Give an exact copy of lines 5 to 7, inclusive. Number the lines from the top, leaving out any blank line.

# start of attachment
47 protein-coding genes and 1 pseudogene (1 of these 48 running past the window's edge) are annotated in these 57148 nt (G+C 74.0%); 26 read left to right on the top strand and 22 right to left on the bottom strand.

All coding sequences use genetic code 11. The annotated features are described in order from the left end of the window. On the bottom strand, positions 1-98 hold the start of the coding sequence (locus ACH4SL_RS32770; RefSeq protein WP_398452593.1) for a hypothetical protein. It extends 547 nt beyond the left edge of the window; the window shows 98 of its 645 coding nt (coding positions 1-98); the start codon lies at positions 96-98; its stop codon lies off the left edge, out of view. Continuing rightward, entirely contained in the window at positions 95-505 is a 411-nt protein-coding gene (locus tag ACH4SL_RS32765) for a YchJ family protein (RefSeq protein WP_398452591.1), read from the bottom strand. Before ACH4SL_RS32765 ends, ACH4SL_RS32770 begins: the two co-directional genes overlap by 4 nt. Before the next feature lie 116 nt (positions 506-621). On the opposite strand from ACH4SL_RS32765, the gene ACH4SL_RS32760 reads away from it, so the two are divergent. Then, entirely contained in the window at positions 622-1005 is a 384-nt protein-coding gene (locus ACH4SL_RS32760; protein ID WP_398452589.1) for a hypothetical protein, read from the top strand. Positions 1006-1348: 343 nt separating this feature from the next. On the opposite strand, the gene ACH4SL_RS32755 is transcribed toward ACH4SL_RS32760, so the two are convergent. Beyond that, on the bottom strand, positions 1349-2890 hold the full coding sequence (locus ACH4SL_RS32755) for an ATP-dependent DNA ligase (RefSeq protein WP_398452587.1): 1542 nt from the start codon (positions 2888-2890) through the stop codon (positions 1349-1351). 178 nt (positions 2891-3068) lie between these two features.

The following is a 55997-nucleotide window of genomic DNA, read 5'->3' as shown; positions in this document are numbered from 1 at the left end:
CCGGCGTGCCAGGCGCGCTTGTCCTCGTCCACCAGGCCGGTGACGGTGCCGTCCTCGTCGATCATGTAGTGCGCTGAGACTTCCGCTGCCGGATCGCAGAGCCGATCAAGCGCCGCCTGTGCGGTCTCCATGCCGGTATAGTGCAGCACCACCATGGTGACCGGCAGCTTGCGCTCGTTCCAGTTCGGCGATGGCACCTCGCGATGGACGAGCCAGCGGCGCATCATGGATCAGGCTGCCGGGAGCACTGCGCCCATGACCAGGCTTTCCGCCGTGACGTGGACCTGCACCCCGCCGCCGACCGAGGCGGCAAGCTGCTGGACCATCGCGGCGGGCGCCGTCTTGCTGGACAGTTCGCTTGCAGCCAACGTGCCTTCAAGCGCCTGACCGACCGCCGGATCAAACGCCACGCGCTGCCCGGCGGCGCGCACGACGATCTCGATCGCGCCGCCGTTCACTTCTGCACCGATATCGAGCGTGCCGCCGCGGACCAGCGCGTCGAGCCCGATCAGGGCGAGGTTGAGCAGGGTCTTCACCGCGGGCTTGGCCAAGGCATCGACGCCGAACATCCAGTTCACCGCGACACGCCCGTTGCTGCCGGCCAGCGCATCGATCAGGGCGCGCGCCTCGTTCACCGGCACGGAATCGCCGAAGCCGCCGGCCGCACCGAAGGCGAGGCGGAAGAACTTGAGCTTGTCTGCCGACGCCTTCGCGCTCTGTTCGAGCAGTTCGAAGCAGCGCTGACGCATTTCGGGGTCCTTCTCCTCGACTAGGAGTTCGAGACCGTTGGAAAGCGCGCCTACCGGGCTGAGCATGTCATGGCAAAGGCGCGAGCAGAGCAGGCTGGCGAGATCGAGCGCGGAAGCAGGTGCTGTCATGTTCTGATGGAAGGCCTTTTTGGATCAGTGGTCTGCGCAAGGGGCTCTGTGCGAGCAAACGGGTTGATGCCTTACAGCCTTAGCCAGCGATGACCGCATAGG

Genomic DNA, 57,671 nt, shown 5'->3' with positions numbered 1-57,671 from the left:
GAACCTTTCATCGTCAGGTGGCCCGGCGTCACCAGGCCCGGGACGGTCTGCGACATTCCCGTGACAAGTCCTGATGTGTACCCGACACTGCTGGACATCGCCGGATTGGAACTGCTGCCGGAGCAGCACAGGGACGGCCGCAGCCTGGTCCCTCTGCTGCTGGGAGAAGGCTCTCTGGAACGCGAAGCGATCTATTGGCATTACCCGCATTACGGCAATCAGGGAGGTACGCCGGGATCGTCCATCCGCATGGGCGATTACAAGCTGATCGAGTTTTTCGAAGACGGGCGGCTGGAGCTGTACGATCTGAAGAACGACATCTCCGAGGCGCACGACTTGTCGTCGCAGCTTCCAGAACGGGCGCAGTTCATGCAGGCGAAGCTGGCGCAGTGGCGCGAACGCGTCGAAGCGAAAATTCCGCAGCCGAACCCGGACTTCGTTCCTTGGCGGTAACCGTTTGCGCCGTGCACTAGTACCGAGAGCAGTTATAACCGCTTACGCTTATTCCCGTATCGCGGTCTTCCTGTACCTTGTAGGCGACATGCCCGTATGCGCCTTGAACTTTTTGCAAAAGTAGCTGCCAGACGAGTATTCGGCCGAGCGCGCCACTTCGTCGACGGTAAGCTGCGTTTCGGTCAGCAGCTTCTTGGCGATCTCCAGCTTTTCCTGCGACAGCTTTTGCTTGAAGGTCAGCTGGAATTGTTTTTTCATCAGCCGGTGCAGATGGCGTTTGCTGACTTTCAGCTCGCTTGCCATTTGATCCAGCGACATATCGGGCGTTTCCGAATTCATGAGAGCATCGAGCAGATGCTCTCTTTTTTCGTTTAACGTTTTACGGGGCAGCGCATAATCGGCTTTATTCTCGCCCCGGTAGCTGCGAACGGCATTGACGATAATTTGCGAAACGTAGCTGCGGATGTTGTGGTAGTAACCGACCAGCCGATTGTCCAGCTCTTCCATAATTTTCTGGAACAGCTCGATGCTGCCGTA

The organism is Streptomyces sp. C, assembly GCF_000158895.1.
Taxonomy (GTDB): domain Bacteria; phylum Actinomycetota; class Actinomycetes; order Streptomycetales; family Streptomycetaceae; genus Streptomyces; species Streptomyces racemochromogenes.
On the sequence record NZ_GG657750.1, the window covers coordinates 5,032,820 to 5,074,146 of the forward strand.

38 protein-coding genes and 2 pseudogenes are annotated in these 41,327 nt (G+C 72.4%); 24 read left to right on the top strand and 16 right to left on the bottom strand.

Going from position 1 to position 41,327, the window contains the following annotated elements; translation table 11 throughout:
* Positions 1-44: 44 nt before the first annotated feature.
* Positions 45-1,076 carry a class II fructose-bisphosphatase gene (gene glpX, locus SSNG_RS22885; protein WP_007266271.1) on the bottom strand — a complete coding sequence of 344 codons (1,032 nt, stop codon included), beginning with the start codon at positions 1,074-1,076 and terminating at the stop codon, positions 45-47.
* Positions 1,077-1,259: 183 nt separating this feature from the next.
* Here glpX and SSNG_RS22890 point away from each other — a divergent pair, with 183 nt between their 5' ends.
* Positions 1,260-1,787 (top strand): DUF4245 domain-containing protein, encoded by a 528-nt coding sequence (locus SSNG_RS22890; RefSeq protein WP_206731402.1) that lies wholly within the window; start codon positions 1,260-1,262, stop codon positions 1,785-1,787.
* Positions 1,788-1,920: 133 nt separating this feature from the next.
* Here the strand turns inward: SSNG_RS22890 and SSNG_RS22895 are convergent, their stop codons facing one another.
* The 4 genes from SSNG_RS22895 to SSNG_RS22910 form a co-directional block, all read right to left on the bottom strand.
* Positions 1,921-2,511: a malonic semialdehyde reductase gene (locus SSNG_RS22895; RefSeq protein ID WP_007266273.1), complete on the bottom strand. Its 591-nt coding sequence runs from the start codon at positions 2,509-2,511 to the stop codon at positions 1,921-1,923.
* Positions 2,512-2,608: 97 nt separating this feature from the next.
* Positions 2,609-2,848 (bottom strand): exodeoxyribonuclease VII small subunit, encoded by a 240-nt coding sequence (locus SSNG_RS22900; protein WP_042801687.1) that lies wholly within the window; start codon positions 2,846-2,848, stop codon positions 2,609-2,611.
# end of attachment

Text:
Genomic DNA, 57,671 nt, shown 5'->3' with positions numbered 1-57,671 from the left:
GAACCTTTCATCGTCAGGTGGCCCGGCGTCACCAGGCCCGGGACGGTCTGCGACATTCCCGTGACAAGTCCTGATGTGTACCCGACACTGCTGGACATCGCCGGATTGGAACTGCTGCCGGAGCAGCACAGGGACGGCCGCAGCCTGGTCCCTCTGCTGCTGGGAGAAGGCTCTCTGGAACGCGAAGCGATCTATTGGCATTACCCGCATTACGGCAATCAGGGAGGTACGCCGGGATCGTCCATCCGCATGGGCGATTACAAGCTGATCGAGTTTTTCGAAGACGGGCGGCTGGAGCTGTACGATCTGAAGAACGACATCTCCGAGGCGCACGACTTGTCGTCGCAGCTTCCAGAACGGGCGCAGTTCATGCAGGCGAAGCTGGCGCAGTGGCGCGAACGCGTCGAAGCGAAAATTCCGCAGCCGAACCCGGACTTCGTTCCTTGGCGGTAACCGTTTGCGCCGTGCACTAGTACCGAGAGCAGTTATAACCGCTTACGCTTATTCCCGTATCGCGGTCTTCCTGTACCTTGTAGGCGACATGCCCGTATGCGCCTTGAACTTTTTGCAAAAGTAGCTGCCAGACGAGTATTCGGCCGAGCGCGCCACTTCGTCGACGGTAAGCTGCGTTTCGGTCAGCAGCTTCTTGGCGATCTCCAGCTTTTCCTGCGACAGCTTTTGCTTGAAGGTCAGCTGGAATTGTTTTTTCATCAGCCGGTGCAGATGGCGTTTGCTGACTTTCAGCTCGCTTGCCATTTGATCCAGCGACATATCGGGCGTTTCCGAATTCATGAGAGCATCGAGCAGATGCTCTCTTTTTTCGTTTAACGTTTTACGGGGCAGCGCATAATCGGCTTTATTCTCGCCCCGGTAGCTGCGAACGGCATTGACGATAATTTGCGAAACGTAGCTGCGGATGTTGTGGTAGTAACCGACCAGCCGATTGTCCAGCTCTTCCATAATTTTCTGGAACAGCTCGATGCTGCCGTA

The organism is Streptomyces sp. C, assembly GCF_000158895.1.